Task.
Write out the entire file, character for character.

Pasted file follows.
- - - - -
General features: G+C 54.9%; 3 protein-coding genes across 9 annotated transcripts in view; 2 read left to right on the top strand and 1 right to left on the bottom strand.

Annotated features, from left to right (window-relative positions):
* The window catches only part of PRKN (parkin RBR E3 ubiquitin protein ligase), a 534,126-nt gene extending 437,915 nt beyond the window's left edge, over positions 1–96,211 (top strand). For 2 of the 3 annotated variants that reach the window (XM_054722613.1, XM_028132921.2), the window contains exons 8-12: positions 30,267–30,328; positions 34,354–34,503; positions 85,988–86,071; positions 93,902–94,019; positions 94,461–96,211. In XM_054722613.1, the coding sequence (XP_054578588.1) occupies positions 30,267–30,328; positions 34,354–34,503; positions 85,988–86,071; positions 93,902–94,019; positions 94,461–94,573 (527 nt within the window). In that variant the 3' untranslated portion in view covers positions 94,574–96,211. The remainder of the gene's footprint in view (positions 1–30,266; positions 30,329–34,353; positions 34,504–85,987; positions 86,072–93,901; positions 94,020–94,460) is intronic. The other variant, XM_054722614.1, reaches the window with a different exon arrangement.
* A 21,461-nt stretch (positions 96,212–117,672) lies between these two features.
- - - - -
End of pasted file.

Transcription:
General features: G+C 54.9%; 3 protein-coding genes across 9 annotated transcripts in view; 2 read left to right on the top strand and 1 right to left on the bottom strand.

Annotated features, from left to right (window-relative positions):
* The window catches only part of PRKN (parkin RBR E3 ubiquitin protein ligase), a 534,126-nt gene extending 437,915 nt beyond the window's left edge, over positions 1–96,211 (top strand). For 2 of the 3 annotated variants that reach the window (XM_054722613.1, XM_028132921.2), the window contains exons 8-12: positions 30,267–30,328; positions 34,354–34,503; positions 85,988–86,071; positions 93,902–94,019; positions 94,461–96,211. In XM_054722613.1, the coding sequence (XP_054578588.1) occupies positions 30,267–30,328; positions 34,354–34,503; positions 85,988–86,071; positions 93,902–94,019; positions 94,461–94,573 (527 nt within the window). In that variant the 3' untranslated portion in view covers positions 94,574–96,211. The remainder of the gene's footprint in view (positions 1–30,266; positions 30,329–34,353; positions 34,504–85,987; positions 86,072–93,901; positions 94,020–94,460) is intronic. The other variant, XM_054722614.1, reaches the window with a different exon arrangement.
* A 21,461-nt stretch (positions 96,212–117,672) lies between these two features.